First of all, there are many forms of tasawwuf (Arabic for: mysticism), some of which are in conformity with the Qur’an and Sunnah and others are in contradiction with Islam.

Genuine and authentic Sufism refers the practical discipline of souls, curing of diseases of hearts, implanting of virtues, and purging souls of their vices and carnal desires, and training in patience; it is struggle against the carnal soul and combating its base inclinations and meticulous scrutiny of actions and non-actions, and guarding souls against the invasions and influx of heedlessness and vain thoughts, and severing off all hindrances and obstacles that hinder and hamper one’s journey to Allah.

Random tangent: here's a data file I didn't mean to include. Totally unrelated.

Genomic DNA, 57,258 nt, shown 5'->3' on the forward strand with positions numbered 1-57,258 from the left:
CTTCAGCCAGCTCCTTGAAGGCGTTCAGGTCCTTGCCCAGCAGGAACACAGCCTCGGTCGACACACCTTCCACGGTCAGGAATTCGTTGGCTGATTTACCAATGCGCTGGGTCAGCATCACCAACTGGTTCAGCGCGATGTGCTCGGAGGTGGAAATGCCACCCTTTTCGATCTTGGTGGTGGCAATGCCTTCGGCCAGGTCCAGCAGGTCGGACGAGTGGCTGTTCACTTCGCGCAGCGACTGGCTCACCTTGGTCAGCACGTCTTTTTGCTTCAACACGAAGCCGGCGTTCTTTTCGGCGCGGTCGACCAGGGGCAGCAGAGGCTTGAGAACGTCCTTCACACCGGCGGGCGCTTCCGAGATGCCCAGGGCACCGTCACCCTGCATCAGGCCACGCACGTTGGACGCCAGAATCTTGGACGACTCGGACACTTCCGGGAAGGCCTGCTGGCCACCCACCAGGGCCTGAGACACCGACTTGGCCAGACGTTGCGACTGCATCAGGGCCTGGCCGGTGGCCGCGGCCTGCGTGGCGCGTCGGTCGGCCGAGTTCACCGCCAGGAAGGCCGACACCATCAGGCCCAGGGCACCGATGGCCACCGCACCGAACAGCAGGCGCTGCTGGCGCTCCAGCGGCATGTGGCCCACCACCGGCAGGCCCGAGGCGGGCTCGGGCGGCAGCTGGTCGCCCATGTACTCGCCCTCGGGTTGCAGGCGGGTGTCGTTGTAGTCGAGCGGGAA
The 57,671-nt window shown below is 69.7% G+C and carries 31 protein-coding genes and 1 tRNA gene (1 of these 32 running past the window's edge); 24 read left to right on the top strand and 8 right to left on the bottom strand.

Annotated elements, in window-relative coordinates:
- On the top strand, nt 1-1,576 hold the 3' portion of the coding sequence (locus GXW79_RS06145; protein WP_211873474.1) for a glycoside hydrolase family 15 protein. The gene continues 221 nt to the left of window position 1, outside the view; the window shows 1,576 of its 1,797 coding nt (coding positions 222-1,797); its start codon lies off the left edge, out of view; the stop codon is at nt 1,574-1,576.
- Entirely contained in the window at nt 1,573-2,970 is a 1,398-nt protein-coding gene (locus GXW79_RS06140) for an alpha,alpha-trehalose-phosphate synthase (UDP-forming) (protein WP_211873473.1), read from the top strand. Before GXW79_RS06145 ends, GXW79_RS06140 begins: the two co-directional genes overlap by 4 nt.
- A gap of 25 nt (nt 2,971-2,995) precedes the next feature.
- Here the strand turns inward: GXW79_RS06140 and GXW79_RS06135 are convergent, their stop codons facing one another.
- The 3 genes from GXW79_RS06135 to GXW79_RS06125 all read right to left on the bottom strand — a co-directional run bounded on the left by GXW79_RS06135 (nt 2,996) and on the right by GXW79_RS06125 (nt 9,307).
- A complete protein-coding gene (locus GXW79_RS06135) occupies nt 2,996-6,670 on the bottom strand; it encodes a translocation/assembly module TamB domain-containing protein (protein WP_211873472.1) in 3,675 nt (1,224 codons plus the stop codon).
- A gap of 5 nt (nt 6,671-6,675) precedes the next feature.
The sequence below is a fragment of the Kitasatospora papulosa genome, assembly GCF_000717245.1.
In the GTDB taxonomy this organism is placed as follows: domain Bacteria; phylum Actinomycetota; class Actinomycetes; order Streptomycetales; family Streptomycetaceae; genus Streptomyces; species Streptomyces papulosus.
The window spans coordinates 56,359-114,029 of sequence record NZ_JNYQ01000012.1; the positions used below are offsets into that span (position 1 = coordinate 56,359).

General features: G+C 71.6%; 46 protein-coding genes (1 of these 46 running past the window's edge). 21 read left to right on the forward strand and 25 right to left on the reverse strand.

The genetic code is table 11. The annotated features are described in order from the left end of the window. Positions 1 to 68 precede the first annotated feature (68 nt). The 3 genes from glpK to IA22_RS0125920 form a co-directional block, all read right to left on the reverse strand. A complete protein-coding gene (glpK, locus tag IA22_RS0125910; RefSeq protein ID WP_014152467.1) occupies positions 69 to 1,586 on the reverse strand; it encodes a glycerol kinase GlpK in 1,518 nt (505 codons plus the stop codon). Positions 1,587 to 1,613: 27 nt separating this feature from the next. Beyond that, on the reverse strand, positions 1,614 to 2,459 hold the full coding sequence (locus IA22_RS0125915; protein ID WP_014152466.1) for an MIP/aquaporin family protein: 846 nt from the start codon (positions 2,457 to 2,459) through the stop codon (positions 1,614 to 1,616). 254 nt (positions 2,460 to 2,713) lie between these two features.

Sheikh Mohamed El-Moctar El-Shinqiti, director of the Islamic Center of South Plains, Lubbock, Texas, states: If mysticism means the “direct experience of the divine” in the pantheistic sense as Western philosophers define it, Prophet Muhammad (peace and blessings be upon him) was not a mystic.

Actually, pantheism is in stark contradiction with the Islamic concept of monotheism. If you mean, however, the ascetic life and the self-deprivation from the excesses of this world in preparation for the eternal life, and the constant remembrance of God at all times, then Prophet Muhammad (peace and blessings be upon him) was a great mystic (Arabic for: sufi) in Islamic terminology.
Sufism, as an expression of Islamic spirituality, is a genuine component of Islamic faith and practice, and the great Sufis in Islamic history, such as Al-Ghazali, provided good examples of piety that inspired Muslims and non-Muslims alike.